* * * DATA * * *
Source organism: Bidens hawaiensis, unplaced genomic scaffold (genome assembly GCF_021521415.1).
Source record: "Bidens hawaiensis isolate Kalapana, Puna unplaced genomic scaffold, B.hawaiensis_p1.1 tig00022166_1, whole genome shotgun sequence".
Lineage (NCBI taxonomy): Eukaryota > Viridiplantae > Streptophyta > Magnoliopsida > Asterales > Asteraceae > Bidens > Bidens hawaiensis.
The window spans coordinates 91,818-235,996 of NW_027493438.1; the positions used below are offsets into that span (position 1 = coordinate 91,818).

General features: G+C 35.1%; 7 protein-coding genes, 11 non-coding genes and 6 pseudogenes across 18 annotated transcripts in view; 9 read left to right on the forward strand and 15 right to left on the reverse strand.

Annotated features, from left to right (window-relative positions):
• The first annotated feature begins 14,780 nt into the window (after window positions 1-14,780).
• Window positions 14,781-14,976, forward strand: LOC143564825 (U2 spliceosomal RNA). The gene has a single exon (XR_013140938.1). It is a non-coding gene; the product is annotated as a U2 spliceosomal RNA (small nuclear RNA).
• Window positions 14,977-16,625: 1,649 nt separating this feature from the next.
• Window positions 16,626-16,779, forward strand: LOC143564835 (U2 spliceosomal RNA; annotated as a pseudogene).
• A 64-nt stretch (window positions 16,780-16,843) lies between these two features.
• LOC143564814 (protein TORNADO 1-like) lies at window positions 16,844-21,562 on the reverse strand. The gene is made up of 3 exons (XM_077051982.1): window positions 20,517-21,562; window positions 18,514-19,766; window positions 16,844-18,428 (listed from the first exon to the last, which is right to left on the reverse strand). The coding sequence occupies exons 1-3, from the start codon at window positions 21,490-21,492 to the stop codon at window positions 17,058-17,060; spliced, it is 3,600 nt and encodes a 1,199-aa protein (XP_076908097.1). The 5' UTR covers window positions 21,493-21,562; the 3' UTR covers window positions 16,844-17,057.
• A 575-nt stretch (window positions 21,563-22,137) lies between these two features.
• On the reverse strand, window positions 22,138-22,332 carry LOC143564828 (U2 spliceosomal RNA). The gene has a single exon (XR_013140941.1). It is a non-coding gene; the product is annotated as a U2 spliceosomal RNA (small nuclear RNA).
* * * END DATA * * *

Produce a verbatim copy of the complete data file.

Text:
Source organism: Bidens hawaiensis, unplaced genomic scaffold (genome assembly GCF_021521415.1).
Source record: "Bidens hawaiensis isolate Kalapana, Puna unplaced genomic scaffold, B.hawaiensis_p1.1 tig00022166_1, whole genome shotgun sequence".
Lineage (NCBI taxonomy): Eukaryota > Viridiplantae > Streptophyta > Magnoliopsida > Asterales > Asteraceae > Bidens > Bidens hawaiensis.
The window spans coordinates 91,818-235,996 of NW_027493438.1; the positions used below are offsets into that span (position 1 = coordinate 91,818).

General features: G+C 35.1%; 7 protein-coding genes, 11 non-coding genes and 6 pseudogenes across 18 annotated transcripts in view; 9 read left to right on the forward strand and 15 right to left on the reverse strand.

Annotated features, from left to right (window-relative positions):
• The first annotated feature begins 14,780 nt into the window (after window positions 1-14,780).
• Window positions 14,781-14,976, forward strand: LOC143564825 (U2 spliceosomal RNA). The gene has a single exon (XR_013140938.1). It is a non-coding gene; the product is annotated as a U2 spliceosomal RNA (small nuclear RNA).
• Window positions 14,977-16,625: 1,649 nt separating this feature from the next.
• Window positions 16,626-16,779, forward strand: LOC143564835 (U2 spliceosomal RNA; annotated as a pseudogene).
• A 64-nt stretch (window positions 16,780-16,843) lies between these two features.
• LOC143564814 (protein TORNADO 1-like) lies at window positions 16,844-21,562 on the reverse strand. The gene is made up of 3 exons (XM_077051982.1): window positions 20,517-21,562; window positions 18,514-19,766; window positions 16,844-18,428 (listed from the first exon to the last, which is right to left on the reverse strand). The coding sequence occupies exons 1-3, from the start codon at window positions 21,490-21,492 to the stop codon at window positions 17,058-17,060; spliced, it is 3,600 nt and encodes a 1,199-aa protein (XP_076908097.1). The 5' UTR covers window positions 21,493-21,562; the 3' UTR covers window positions 16,844-17,057.
• A 575-nt stretch (window positions 21,563-22,137) lies between these two features.
• On the reverse strand, window positions 22,138-22,332 carry LOC143564828 (U2 spliceosomal RNA). The gene has a single exon (XR_013140941.1). It is a non-coding gene; the product is annotated as a U2 spliceosomal RNA (small nuclear RNA).